A Lost Decade
Now is the time to embark on a comprehensive effort to restart growth in Europe, including a fourth arrow aimed at debt reduction. Low interest rates, the relief provided by earlier maturity extensions, and the confidence that could be achieved from the stress test combine to create a window for action on the debt. A year from now, if growth has not returned, indebted governments will be called on to rescue or shore up weak banks, uncertainty will return, and confidence and investment will be much harder to achieve. Europe needs a rules-based approach to debt relief. The Paris Club is one place to look for guidance to begin setting these rules. The sooner they are established, the sooner Europe will see a return to growth. Otherwise, a lost decade looms.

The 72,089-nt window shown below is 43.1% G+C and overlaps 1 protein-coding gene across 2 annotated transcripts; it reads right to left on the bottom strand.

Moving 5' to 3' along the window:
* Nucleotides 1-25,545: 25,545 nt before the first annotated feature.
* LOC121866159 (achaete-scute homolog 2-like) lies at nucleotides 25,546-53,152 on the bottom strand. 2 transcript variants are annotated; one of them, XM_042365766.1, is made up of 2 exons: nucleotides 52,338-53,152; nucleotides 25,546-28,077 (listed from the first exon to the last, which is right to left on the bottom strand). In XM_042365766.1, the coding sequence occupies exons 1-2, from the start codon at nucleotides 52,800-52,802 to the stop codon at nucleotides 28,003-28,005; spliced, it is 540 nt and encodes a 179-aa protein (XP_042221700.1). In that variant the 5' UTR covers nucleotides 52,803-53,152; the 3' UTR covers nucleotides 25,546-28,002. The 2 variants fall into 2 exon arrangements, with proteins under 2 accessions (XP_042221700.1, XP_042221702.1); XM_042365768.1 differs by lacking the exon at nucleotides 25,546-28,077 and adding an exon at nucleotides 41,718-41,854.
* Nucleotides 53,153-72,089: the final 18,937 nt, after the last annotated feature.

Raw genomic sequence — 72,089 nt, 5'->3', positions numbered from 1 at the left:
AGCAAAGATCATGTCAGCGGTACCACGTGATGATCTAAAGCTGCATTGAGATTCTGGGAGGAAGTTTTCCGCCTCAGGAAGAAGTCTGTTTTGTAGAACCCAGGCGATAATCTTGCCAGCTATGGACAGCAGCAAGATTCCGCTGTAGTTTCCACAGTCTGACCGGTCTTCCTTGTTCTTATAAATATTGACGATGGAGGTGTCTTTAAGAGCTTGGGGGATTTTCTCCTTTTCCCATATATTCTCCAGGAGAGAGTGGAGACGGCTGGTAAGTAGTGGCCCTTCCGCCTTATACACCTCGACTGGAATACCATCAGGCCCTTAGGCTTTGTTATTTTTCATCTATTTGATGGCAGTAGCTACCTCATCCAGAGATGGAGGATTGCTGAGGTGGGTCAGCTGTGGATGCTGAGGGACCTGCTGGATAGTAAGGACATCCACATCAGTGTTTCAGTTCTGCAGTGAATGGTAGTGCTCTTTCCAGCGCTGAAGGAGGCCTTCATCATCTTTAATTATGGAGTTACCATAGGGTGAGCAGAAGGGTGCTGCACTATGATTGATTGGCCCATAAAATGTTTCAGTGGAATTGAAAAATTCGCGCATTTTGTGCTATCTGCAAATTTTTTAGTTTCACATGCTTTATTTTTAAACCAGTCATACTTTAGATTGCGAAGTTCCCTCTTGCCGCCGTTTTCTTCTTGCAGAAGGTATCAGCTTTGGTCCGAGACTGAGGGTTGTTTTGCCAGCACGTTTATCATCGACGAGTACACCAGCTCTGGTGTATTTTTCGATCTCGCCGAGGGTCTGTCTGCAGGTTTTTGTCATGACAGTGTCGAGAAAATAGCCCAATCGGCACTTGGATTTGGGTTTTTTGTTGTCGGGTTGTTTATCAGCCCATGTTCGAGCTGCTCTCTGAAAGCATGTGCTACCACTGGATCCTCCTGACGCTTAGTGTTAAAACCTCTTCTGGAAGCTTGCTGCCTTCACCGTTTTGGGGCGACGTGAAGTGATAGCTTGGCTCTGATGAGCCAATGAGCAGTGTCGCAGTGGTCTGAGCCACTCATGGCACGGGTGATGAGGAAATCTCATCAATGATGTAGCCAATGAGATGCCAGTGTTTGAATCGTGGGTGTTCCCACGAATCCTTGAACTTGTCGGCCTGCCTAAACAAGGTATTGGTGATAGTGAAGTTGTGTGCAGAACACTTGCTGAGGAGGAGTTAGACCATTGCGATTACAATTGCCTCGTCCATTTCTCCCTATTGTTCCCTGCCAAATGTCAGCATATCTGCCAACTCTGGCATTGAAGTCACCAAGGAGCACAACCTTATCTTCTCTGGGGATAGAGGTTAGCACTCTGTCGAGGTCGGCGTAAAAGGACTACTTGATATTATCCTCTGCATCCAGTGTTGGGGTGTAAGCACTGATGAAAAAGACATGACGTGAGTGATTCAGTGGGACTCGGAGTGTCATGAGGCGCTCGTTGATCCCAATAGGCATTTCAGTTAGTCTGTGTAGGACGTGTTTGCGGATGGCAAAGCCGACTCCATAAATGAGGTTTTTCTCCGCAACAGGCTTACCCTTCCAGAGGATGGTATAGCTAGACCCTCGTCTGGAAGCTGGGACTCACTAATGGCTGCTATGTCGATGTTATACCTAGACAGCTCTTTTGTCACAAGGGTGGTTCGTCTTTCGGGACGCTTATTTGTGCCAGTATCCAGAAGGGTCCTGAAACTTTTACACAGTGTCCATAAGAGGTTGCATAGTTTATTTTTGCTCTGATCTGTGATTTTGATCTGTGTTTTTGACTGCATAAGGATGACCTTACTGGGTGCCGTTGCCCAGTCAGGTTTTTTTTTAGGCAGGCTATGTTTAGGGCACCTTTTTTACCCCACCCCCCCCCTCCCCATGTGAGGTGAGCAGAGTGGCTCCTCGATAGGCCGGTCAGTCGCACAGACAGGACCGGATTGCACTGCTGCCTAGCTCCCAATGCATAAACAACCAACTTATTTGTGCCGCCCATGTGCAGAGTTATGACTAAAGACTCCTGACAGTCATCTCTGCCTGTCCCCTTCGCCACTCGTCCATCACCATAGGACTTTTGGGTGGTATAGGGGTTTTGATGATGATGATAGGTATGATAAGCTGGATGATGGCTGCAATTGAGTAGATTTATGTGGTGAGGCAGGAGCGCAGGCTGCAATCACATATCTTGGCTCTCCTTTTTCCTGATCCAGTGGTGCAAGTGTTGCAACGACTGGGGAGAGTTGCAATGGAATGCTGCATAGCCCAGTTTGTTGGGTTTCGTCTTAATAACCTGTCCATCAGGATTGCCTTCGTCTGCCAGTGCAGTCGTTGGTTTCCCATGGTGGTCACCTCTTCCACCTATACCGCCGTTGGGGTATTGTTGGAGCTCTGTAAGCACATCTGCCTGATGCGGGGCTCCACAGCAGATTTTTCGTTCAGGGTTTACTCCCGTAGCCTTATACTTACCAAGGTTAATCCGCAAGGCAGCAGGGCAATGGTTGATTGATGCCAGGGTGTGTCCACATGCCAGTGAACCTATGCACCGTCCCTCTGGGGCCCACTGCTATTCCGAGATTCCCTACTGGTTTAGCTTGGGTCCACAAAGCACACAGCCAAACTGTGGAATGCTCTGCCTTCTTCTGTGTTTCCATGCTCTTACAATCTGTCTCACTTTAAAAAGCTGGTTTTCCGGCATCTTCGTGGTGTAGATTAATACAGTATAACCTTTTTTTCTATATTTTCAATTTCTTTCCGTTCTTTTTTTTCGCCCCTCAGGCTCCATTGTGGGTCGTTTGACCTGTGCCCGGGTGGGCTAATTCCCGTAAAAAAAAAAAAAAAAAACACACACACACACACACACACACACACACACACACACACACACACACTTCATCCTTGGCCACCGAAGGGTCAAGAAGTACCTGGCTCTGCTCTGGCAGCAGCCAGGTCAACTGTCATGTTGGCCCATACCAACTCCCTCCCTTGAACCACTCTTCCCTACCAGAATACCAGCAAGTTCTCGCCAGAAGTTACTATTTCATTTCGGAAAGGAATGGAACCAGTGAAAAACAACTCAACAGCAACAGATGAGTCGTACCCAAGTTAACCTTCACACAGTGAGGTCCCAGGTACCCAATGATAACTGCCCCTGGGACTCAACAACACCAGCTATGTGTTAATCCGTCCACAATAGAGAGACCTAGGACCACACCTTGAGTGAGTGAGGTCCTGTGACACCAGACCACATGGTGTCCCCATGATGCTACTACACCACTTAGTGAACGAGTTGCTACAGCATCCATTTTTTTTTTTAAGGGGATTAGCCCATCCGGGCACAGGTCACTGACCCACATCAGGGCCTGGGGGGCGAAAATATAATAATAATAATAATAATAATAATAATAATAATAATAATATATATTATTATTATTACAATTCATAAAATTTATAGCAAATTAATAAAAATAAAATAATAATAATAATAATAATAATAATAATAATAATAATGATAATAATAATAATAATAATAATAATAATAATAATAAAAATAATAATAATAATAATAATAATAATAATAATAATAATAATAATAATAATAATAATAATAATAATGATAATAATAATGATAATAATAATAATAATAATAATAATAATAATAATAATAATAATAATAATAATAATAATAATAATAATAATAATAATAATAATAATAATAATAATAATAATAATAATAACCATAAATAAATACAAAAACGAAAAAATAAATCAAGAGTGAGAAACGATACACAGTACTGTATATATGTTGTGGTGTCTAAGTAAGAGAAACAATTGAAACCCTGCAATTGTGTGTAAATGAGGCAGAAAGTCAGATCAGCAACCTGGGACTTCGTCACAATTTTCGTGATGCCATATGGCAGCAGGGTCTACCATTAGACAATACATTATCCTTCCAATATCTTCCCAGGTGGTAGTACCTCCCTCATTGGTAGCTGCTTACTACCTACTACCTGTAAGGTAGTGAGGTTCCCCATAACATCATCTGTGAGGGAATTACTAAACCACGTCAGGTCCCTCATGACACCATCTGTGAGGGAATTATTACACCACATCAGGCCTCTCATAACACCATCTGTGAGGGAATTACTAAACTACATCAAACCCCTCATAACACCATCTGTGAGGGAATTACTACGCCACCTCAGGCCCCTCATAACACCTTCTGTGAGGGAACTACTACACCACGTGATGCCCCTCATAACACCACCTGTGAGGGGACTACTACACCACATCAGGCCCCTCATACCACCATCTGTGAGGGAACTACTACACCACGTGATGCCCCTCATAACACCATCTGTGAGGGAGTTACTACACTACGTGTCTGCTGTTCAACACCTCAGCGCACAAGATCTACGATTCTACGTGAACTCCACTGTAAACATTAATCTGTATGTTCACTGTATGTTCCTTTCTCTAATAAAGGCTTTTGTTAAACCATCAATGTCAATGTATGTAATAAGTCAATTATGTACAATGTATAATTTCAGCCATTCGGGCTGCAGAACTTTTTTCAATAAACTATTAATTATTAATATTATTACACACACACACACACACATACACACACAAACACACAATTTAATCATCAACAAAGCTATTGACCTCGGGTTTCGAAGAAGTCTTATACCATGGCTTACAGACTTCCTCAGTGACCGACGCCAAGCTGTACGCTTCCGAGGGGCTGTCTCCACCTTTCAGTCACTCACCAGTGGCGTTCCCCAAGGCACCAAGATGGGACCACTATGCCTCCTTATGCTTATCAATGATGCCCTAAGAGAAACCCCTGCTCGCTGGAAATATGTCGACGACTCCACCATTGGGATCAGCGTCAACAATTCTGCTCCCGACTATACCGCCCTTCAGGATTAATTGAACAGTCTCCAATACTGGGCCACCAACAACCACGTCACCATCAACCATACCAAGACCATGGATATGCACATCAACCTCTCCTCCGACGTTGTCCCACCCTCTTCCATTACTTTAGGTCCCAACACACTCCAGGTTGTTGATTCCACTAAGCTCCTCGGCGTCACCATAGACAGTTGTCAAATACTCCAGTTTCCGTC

Looking Ahead: Kahn's take on the news on the horizon
Lame Outlook for the Lame Duck
The U.S. Congress faces a long to-do list for the lame-duck session but is likely to achieve little; the international agenda—e.g., IMF reform and trade promotion authority— is likely to be deferred.
More Economic Woes for Ukraine and Russia
In Ukraine, the IMF team heads out. A large financing gap looms, calling the IMF program into question. Meanwhile, the Russian economy slips into recession.
A Global Slowdown
October saw analysts marking down their global growth forecasts, a trend likely to continue in November.